Famine, if declared, could be expected at the end of 2014 or “more likely” in early 2015, he added.

 
Monday, 08 September 2014 06:10 By Ronald Musoke
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Workers at an oil rig in Buliisa District, western Uganda. INDEPENDENT/RONALD MUSOKEExcitement as estimate of Uganda’s oil reserves jump to 6.5 billion barrels

On Aug.28, the government revised upwards the country’s petroleum resources by over 85% to about 6.5 billion barrels of oil initially in place.

This was an upgrade of the 3.5 billion barrels of oil, which the government announced about a year ago.

In addition, about 500 billion cubic feet of non-associated gas (independent gas) is also now estimated to have been discovered in Uganda to date. The gas volumes are equivalent to about 90 million barrels of oil equivalent.

 
Monday, 08 September 2014 06:06 By Joan Akello
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Lord Mayer of Kampala Elias Lukwago, (M) accompanied by the JEEMA president Asuman Basalirwa (L) and Mwenjukye for his case court petition ruling at Supreme Court on August 21. Court referred him to the court of appeal for a hearing. INDEPENDENT/JIMMY SIYACity residents continue to bear the brunt as Lord Mayor Lukwago, President Museveni battles enter new phase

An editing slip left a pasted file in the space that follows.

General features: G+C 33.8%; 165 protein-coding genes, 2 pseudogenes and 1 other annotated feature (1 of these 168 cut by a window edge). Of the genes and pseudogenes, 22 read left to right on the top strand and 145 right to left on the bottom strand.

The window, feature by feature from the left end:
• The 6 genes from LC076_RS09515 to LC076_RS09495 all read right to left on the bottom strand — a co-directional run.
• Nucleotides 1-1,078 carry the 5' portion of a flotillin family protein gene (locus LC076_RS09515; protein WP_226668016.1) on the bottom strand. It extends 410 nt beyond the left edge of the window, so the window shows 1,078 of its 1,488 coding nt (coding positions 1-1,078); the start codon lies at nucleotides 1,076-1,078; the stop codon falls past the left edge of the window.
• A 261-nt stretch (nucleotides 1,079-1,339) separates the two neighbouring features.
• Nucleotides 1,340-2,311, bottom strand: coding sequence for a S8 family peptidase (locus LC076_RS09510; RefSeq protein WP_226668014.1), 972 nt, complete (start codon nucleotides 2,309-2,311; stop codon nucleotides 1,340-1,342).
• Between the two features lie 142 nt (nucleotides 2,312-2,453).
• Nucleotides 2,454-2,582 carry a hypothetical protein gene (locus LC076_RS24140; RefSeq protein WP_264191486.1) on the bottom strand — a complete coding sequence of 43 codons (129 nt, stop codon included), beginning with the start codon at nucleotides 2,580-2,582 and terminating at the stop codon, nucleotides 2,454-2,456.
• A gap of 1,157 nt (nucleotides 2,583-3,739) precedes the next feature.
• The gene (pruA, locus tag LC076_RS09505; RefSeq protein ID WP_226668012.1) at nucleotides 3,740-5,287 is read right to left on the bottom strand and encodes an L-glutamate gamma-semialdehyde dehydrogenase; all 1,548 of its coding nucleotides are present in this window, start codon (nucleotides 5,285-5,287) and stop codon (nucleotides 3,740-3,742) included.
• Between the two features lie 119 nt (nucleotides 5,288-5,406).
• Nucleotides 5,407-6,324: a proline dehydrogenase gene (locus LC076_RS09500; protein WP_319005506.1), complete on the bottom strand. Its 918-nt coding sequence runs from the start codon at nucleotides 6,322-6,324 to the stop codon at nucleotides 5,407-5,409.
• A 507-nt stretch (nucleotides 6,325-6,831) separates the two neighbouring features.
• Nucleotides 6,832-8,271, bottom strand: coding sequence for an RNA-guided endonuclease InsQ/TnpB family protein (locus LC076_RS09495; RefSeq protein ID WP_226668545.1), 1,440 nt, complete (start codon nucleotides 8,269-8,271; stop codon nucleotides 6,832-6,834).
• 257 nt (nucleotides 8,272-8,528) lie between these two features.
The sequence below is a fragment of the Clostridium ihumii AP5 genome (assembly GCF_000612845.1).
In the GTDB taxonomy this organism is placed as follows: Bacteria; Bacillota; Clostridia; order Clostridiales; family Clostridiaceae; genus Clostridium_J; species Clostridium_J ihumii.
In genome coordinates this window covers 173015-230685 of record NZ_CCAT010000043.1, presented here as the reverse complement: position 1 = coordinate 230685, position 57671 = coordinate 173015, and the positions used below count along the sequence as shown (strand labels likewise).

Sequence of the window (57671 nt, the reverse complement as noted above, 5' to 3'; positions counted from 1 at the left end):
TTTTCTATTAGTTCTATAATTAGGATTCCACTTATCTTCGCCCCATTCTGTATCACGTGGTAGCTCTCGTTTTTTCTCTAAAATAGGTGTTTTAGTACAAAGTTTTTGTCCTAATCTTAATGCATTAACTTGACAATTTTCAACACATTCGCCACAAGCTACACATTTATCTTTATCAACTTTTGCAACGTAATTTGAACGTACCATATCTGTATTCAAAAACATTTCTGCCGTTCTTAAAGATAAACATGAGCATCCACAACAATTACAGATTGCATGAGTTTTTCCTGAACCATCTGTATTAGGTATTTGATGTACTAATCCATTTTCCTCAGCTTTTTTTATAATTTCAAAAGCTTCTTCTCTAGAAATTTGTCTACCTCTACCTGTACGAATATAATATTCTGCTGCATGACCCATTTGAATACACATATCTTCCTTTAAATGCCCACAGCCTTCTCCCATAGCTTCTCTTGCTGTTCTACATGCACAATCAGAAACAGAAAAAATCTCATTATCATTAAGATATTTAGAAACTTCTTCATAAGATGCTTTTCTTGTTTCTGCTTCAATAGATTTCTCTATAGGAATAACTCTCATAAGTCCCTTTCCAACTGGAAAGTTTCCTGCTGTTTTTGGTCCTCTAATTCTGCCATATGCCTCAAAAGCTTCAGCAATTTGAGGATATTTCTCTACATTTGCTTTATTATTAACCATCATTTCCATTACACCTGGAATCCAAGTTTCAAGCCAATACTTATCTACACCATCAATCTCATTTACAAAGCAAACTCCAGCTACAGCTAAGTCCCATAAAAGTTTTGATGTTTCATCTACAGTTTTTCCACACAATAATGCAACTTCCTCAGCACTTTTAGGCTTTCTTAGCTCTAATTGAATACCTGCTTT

Shortly after the recent Supreme Court ruling that ordered Kampala City Lord Mayor Erias Lukwago to return to the Court of Appeal to file his appeal before three Justices, the embattled Lord Mayor Erias Lukwago looked straight in the cameras and told the whole world that President Yoweri Museveni would “never break his back.” To the few people who are not conversant with the Lukwago vs Museveni war, this statement was a little puzzling; how could a unanimous decision of the Supreme Court be linked to President Museveni?

 
Monday, 01 September 2014 06:29 By Flavia Nassaka
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Future of tertiary education threatened as public university land bonanza goes on unabated

Increasingly, public universities are losing large chunks of their land to private owners through dubious means. If not checked urgently, there is a fear that encroachment on land on which public education institution sit is likely to cause a crisis in the future as the institutions will not be able to expand to take care of the rising numbers of students.   MP Alice Alaso, the chairperson of the Public Accounts Committee of Parliament (PAC), says Parliament is desperate to deal with the situation. She says the committee is investigating how government officials use their offices to influence the Uganda Land Commission (ULC) to issue out land fraudulently.

Prof. Eli Katunguka, the vice chancellor of Kyambogo University, told The Independent that the institution’s land is like meat to greedy hyenas as it has become a target for powerful people who look at these institutions as lame ducks and believe that no one in these institutions is strong enough to resist their land grabbing schemes.